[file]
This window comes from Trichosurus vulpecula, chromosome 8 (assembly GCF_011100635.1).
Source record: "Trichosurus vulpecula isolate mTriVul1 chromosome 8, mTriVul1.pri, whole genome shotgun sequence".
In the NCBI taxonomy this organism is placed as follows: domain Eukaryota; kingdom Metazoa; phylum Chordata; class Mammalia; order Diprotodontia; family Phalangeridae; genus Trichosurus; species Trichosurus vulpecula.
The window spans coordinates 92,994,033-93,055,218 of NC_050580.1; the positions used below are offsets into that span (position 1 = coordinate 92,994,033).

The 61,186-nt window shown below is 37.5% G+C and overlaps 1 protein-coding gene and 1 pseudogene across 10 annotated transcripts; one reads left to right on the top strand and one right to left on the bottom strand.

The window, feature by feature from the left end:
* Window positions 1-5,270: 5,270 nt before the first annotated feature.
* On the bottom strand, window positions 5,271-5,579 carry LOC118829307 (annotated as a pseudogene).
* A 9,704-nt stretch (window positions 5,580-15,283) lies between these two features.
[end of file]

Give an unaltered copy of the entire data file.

This window comes from Trichosurus vulpecula, chromosome 8 (assembly GCF_011100635.1).
Source record: "Trichosurus vulpecula isolate mTriVul1 chromosome 8, mTriVul1.pri, whole genome shotgun sequence".
In the NCBI taxonomy this organism is placed as follows: domain Eukaryota; kingdom Metazoa; phylum Chordata; class Mammalia; order Diprotodontia; family Phalangeridae; genus Trichosurus; species Trichosurus vulpecula.
The window spans coordinates 92,994,033-93,055,218 of NC_050580.1; the positions used below are offsets into that span (position 1 = coordinate 92,994,033).

The 61,186-nt window shown below is 37.5% G+C and overlaps 1 protein-coding gene and 1 pseudogene across 10 annotated transcripts; one reads left to right on the top strand and one right to left on the bottom strand.

The window, feature by feature from the left end:
* Window positions 1-5,270: 5,270 nt before the first annotated feature.
* On the bottom strand, window positions 5,271-5,579 carry LOC118829307 (annotated as a pseudogene).
* A 9,704-nt stretch (window positions 5,580-15,283) lies between these two features.